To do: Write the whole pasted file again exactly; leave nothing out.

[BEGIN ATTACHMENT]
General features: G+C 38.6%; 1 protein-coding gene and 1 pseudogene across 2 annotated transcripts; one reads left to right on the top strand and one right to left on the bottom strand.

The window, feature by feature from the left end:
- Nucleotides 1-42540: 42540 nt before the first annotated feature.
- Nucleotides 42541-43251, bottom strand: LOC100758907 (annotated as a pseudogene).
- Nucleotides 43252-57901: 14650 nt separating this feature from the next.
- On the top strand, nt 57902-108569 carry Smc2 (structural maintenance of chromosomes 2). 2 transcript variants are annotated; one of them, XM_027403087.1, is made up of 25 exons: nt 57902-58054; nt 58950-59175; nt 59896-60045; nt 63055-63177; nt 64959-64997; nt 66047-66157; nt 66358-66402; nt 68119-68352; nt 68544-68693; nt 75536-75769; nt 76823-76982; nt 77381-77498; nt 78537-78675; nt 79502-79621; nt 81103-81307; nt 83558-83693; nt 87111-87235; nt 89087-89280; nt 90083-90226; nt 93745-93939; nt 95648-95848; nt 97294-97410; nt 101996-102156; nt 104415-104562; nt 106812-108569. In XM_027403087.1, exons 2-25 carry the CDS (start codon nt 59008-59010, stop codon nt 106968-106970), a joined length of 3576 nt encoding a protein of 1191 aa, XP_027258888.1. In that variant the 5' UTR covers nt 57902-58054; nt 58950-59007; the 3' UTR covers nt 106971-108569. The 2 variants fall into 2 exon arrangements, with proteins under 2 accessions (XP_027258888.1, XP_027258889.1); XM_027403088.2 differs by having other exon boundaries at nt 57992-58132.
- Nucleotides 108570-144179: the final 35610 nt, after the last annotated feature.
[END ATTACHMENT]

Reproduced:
General features: G+C 38.6%; 1 protein-coding gene and 1 pseudogene across 2 annotated transcripts; one reads left to right on the top strand and one right to left on the bottom strand.

The window, feature by feature from the left end:
- Nucleotides 1-42540: 42540 nt before the first annotated feature.
- Nucleotides 42541-43251, bottom strand: LOC100758907 (annotated as a pseudogene).
- Nucleotides 43252-57901: 14650 nt separating this feature from the next.
- On the top strand, nt 57902-108569 carry Smc2 (structural maintenance of chromosomes 2). 2 transcript variants are annotated; one of them, XM_027403087.1, is made up of 25 exons: nt 57902-58054; nt 58950-59175; nt 59896-60045; nt 63055-63177; nt 64959-64997; nt 66047-66157; nt 66358-66402; nt 68119-68352; nt 68544-68693; nt 75536-75769; nt 76823-76982; nt 77381-77498; nt 78537-78675; nt 79502-79621; nt 81103-81307; nt 83558-83693; nt 87111-87235; nt 89087-89280; nt 90083-90226; nt 93745-93939; nt 95648-95848; nt 97294-97410; nt 101996-102156; nt 104415-104562; nt 106812-108569. In XM_027403087.1, exons 2-25 carry the CDS (start codon nt 59008-59010, stop codon nt 106968-106970), a joined length of 3576 nt encoding a protein of 1191 aa, XP_027258888.1. In that variant the 5' UTR covers nt 57902-58054; nt 58950-59007; the 3' UTR covers nt 106971-108569. The 2 variants fall into 2 exon arrangements, with proteins under 2 accessions (XP_027258888.1, XP_027258889.1); XM_027403088.2 differs by having other exon boundaries at nt 57992-58132.
- Nucleotides 108570-144179: the final 35610 nt, after the last annotated feature.